The Fermi paradox ... Why we haven't contacted ET and ET hasn't contacted us or visited?

Squire

Active member
The probable real reason is that every society of technologically advanced sentient beings eventually overpopulates, depletes its resources, and destroys its environment billions of years before its sun burns out.

Ultimately distant alien advanced civilizations will have caused their own extinction like the human race on this planet is likely to do.

The belief that ET wants to visit and take over our planet and steal our resources or visit and save us from ourselves is a fantasy.

Why would ET respond to human attempts at contact?

Why would ET give us free technology as some believe they would when ET probably has stronger IP Protection than humans do?

Even if ET existed it would be unlikely to establish contact because they would get no benefit from doing so.

Fermi paradox
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This article is about the absence of evidence for extraterrestrial intelligence. For a type of estimation problem, see Fermi problem. For the album by Tub Ring, see Fermi Paradox (album).
A graphical representation of the Arecibo message, humanity's first attempt to use radio waves to actively communicate its existence to alien civilizations
c, named after Italian-American physicist Enrico Fermi, is the apparent contradiction between the lack of evidence for extraterrestrial life and various high estimates for their probability (such as some optimistic estimates for the Drake equation).[1][2]
The following are some of the facts and hypotheses that together serve to highlight the apparent contradiction:
  • There are billions of stars in the Milky Way similar to the Sun.[3][4]
  • With high probability, some of these stars have Earth-like planets in a circumstellar habitable zone.[5]
  • Many of these stars, and hence their planets, are much older than the Sun.[6][7] If the Earth is typical, some may have developed intelligent life long ago.
  • Some of these civilizations may have developed interstellar travel, a step humans are investigating now.
  • Even at the slow pace of currently envisioned interstellar travel, the Milky Way galaxy could be completely traversed in a few million years.[8]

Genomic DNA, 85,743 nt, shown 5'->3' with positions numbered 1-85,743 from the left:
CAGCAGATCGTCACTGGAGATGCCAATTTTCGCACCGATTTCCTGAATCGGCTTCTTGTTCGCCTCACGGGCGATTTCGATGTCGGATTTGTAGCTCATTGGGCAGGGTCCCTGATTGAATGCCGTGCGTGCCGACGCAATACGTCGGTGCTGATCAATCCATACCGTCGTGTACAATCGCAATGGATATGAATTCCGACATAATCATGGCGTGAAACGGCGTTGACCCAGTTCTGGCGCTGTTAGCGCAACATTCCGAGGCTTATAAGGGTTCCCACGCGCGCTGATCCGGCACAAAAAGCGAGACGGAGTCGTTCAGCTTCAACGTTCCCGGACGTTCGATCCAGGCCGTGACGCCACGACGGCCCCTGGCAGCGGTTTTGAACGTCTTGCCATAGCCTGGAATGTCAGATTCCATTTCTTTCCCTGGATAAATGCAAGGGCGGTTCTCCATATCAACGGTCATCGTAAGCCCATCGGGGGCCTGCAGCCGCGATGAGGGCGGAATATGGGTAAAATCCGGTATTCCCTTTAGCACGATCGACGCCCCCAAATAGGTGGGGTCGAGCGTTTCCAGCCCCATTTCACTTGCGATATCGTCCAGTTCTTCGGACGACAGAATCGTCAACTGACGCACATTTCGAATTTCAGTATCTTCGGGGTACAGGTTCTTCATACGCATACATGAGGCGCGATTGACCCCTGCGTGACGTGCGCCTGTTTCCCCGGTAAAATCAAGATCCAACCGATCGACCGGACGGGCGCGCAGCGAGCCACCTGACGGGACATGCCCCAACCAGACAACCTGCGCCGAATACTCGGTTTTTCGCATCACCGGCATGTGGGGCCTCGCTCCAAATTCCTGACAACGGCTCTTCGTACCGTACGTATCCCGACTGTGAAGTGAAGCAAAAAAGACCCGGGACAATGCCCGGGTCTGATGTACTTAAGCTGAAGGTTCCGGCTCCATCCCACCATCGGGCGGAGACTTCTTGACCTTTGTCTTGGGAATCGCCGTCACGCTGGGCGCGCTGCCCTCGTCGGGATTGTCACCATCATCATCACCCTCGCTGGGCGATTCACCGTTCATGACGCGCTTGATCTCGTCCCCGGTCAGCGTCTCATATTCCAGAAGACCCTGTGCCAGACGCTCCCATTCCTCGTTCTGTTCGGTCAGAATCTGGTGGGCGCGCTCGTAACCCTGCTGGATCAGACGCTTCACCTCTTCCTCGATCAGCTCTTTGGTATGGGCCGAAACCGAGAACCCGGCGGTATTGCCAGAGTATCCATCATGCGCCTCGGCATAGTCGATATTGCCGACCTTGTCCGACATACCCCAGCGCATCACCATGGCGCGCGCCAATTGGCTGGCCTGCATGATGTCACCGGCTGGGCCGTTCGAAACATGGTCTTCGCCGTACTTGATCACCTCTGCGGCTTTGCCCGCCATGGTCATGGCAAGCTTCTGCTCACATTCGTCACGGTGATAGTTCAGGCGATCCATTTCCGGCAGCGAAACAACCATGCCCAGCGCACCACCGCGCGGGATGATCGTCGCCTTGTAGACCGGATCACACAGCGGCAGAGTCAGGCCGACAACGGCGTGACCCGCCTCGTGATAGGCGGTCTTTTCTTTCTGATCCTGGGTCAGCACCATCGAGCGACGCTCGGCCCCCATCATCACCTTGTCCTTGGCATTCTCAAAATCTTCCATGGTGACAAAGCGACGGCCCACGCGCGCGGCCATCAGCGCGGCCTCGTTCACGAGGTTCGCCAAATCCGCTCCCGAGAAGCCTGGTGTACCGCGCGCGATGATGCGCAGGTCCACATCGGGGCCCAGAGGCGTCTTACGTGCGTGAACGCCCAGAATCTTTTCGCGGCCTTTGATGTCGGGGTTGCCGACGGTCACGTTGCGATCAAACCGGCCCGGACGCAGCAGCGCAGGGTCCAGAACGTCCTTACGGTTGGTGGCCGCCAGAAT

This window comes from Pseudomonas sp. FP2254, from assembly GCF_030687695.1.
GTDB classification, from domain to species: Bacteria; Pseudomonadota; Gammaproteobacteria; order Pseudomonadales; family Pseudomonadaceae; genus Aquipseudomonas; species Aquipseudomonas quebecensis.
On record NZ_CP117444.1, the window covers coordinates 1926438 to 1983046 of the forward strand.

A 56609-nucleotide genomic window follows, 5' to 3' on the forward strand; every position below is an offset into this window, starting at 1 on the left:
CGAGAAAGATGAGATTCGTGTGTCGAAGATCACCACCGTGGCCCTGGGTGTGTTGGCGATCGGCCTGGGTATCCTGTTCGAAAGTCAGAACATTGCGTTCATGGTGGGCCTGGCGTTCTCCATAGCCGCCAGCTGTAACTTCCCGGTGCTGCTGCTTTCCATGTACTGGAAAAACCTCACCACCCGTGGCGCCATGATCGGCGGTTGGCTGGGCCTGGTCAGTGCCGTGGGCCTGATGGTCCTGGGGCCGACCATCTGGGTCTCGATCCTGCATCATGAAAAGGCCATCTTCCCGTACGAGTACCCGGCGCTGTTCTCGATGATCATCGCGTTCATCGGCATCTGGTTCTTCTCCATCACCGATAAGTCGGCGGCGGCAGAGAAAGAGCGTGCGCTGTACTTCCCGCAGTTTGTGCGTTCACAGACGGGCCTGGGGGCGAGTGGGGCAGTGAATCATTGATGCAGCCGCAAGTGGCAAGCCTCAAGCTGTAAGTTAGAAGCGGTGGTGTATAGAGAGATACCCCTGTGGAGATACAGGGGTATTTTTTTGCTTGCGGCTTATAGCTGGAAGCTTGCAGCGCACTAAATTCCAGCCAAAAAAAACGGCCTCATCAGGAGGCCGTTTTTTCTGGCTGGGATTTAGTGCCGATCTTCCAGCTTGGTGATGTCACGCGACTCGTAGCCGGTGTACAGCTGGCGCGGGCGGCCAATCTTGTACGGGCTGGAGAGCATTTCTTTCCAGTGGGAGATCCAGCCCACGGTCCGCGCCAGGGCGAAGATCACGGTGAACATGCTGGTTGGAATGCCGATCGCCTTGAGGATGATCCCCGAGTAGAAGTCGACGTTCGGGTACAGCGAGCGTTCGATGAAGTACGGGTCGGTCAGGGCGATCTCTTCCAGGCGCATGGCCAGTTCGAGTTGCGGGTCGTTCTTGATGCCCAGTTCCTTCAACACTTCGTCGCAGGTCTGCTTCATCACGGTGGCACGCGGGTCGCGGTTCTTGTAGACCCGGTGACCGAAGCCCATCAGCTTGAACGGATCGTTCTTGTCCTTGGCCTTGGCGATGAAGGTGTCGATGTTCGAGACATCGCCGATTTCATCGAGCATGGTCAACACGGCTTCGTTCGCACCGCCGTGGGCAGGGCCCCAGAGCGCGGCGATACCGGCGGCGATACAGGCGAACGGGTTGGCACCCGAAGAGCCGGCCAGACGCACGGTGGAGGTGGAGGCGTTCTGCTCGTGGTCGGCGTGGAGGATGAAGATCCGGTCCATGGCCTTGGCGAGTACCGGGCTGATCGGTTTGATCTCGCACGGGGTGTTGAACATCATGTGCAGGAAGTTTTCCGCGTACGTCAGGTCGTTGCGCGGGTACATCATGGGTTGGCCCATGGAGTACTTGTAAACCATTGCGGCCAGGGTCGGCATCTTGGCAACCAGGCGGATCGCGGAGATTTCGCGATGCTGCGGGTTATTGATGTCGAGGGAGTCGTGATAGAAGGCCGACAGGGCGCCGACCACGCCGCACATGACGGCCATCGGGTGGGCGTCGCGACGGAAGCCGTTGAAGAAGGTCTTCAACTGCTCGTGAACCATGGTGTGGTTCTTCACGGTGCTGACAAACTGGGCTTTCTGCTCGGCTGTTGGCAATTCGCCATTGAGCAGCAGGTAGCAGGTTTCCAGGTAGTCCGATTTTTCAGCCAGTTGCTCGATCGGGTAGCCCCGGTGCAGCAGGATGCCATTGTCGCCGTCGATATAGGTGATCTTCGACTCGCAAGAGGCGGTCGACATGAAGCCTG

• And since many of the stars similar to the Sun are billions of years older, Earth should have already been visited by extraterrestrial civilizations, or at least their probes.[9]
  • However, there is no convincing evidence that this has happened.[8]
There have been many attempts to explain the Fermi paradox,[10][11] primarily suggesting that intelligent extraterrestrial beings are extremely rare, that the lifetime of such civilizations is short, or that they exist but (for various reasons) humans see no evidence.
Although he was not the first to consider this question, Fermi's name is associated with the paradox because of a casual conversation in the summer of 1950 with fellow physicists Edward Teller, Herbert York and Emil Konopinski. While walking to lunch, the men discussed recent UFO reports and the possibility of faster-than-light travel. The conversation moved on to other topics, until during lunch Fermi allegedly said suddenly, "But where is everybody?" (although the exact quote is uncertain). ...
 

HBS Guy

Head Honcho 💉💉
Staff member
Dyson spheres—our intelligent, mature alien civilisation turns the planets etc into a shell around their sun, capture all that energy. Not conducive to space exploration.
 

Squire

Active member
Dyson spheres—our intelligent, mature alien civilisation turns the planets etc into a shell around their sun, capture all that energy. Not conducive to space exploration.
Using resources they have already depleted?
 
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